Looking out further, Intel has been confident that it can get to 7 nanometer processes for its PC and server chips, and like the IBM Research test chip that was announced a few weeks ago, Intel will be using extreme ultraviolet (EUV) lithography to etch chips in 7 nanometers.
“When we go from 10 nanometers to 7 nanometers, it will be another set of parameters that we will re-evaluate then,” said Krzanich. “We will always strive to get back to two years. And we will take a look at what is the maturity of EUV, what is the maturity of the material science changes that are occurring, what is the complexity of the product roadmap that we are adding, and make that adjustment out in the future.”
Just for fun, we took the rough process roadmap outlined for PC chips and cascaded it forward to cover the Xeon E5 processors for each process node in the table above. Any date shown in orange is an estimate, and for the sake of simplicity, we normalized it at 19 months, which is the gap we expect for the Broadwell generation. We also assumed that there will be a tick-tock-tock for the 10 nanometer generation of processes because Intel, like other chip makers, will need more time to perfect its 7 nanometer processes, which will be using EUV and perhaps exotic metals to do their shrink. Finally, Krzanich said that Intel’s partners and customers wanted it to be “predictable,” so we made the tick–tock–tock absolutely predictable in our model: PC chips come in August and the server chips come out 19 months later in March. This gives three chips in a process generation, and more importantly, it gives Intel a new product line every year, like clockwork.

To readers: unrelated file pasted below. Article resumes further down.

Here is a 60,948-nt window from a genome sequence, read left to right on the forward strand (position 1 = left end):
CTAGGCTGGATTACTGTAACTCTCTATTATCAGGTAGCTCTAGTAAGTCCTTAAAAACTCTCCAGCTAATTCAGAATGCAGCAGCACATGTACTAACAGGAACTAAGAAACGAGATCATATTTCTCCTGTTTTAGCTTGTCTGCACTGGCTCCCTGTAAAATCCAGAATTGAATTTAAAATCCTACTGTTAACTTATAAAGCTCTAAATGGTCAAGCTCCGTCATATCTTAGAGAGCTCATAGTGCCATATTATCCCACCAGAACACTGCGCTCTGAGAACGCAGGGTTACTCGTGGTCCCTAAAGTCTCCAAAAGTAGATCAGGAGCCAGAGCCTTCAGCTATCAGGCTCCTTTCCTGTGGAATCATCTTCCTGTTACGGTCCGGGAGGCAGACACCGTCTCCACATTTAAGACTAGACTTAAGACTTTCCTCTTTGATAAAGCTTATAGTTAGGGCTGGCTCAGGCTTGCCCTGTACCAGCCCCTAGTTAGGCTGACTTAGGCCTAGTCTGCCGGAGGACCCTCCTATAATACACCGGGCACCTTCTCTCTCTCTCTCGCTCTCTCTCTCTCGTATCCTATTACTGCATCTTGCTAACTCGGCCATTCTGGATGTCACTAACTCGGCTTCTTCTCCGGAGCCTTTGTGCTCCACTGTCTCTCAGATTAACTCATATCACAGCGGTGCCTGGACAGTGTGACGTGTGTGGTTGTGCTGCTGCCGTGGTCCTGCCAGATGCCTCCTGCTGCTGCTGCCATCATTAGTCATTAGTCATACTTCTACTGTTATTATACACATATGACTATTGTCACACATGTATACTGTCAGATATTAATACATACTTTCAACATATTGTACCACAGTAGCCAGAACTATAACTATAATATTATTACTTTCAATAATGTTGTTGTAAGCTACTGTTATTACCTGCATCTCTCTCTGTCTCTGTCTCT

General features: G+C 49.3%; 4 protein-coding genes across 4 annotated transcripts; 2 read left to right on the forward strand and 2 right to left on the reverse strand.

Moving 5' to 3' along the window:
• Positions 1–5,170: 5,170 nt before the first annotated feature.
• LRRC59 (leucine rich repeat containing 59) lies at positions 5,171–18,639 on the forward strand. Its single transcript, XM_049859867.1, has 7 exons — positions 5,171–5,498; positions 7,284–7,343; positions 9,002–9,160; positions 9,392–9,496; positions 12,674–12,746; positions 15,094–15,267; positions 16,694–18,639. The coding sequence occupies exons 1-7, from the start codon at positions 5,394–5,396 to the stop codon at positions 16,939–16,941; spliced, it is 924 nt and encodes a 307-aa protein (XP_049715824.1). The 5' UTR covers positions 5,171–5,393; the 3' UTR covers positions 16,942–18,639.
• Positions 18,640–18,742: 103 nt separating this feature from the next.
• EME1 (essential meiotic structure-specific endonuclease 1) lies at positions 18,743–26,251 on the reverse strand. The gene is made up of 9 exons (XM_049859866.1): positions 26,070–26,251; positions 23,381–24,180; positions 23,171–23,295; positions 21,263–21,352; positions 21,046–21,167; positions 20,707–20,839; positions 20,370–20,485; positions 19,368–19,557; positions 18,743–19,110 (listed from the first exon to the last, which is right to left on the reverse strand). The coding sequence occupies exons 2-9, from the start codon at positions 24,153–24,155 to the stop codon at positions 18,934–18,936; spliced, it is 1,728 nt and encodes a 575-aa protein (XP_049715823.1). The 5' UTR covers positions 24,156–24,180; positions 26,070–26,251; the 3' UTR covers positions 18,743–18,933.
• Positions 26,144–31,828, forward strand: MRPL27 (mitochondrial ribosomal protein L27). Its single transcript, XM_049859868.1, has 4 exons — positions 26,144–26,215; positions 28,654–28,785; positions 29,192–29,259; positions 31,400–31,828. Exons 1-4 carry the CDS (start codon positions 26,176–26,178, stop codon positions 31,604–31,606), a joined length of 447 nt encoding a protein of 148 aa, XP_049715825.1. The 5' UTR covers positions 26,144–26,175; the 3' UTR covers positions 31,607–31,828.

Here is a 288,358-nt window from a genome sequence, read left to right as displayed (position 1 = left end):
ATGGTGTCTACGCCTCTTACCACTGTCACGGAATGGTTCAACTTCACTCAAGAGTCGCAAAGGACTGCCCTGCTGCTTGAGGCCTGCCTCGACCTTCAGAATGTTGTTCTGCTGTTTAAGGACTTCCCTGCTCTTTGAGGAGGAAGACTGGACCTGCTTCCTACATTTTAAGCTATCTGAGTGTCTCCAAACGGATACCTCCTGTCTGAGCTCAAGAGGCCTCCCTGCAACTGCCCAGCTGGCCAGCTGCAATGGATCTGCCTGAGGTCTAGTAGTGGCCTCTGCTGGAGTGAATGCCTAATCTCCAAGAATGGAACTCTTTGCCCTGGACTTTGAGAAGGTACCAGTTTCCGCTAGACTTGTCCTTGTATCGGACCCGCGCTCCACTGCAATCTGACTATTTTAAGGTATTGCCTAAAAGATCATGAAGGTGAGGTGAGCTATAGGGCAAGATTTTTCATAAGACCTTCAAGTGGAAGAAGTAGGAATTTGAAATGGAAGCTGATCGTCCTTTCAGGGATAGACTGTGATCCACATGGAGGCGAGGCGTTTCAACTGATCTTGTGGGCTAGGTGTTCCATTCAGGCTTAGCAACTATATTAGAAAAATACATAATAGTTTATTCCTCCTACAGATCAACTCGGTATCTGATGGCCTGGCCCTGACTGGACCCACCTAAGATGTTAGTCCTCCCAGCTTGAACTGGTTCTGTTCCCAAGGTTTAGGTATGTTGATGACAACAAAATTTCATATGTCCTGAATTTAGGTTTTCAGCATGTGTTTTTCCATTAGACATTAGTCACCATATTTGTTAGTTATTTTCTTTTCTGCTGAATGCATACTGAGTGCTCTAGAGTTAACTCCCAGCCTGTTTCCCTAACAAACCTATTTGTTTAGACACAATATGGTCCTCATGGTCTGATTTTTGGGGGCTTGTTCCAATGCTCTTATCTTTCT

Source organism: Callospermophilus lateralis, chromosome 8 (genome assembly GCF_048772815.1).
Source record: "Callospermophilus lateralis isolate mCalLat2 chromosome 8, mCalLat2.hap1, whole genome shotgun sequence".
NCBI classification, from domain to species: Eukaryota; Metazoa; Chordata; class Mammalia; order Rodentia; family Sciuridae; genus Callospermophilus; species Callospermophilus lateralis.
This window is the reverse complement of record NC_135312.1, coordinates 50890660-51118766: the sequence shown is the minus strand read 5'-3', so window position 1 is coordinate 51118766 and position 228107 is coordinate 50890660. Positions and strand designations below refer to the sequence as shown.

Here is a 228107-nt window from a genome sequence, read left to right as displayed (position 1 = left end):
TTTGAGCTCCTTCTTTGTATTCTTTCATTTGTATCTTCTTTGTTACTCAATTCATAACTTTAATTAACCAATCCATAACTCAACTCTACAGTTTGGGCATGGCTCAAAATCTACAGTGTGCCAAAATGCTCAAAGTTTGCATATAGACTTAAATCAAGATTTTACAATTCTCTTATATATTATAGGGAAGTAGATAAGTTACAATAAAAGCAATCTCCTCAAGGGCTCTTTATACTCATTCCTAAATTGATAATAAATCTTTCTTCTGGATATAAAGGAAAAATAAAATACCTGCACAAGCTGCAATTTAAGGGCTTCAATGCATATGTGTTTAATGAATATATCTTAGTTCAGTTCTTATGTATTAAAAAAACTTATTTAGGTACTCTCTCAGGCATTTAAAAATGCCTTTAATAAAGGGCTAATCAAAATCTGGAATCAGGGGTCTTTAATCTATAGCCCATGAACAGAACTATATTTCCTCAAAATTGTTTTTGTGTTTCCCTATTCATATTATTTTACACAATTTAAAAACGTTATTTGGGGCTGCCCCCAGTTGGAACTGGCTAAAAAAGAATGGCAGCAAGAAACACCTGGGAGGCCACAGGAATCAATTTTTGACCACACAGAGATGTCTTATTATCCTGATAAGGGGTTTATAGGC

Given that these caveats, then it is reasonable to assume that Intel can get Xeon E5 v10 processors into the field in March 2022, which is about the same time we expect that Power11 chips might come out using 7 nanometer processes created by IBM, Samsung, and Globalfoundries. This is all idle speculation out past Skylake Xeons, but the point is to show that Intel has a plan that will keep X86 compute on a roadmap for a decade from today if you have three iterations on the 7 nanometer processes. Beyond that, no one can really even venture much of a guess. And yes, we are aware that our model of Intel’s processes puts the jump between initial PC shipments on Core i7-class machines at 14 nanometers and 10 nanometers at 2.7 years and from 10 nanometers to 7 nanometers at 3 years. We think it will stretch a bit more before Moore’s Law breaks.
And, of course, Intel will also have FPGA compute elements once it completes its $16.7 billion acquisition of Altera, which was announced back in June and which we analyzed back in March ahead of the deal going down and then some more after the deal was divulged. Stacy Smith, Intel’s CFO, provided some details on how Intel would come up with the cash to do the deal, details that were not revealed when the acquisition was announced. Specifically, Intel plans to issue $7 billion to $9 billion in long-term debt and finance the rest with cash and short-term commercial paper. By the second half of 2016, he added, Intel would be at a zero net cash position – meaning its cash and debts will balance. As the second quarter of 2015 ended, Intel had $13.9 billion in cash and equivalents in the bank. Intel reiterated its commitment to supporting and enhancing Altera’s ARM-based CPU-FPGA hybrids and its observation that the FPGA maker with the process lead tends to eat market share. Intel wants to have that process lead, and ride the FPGA wave it clearly sees coming – even if it might swamp its Xeon business as much as augment it.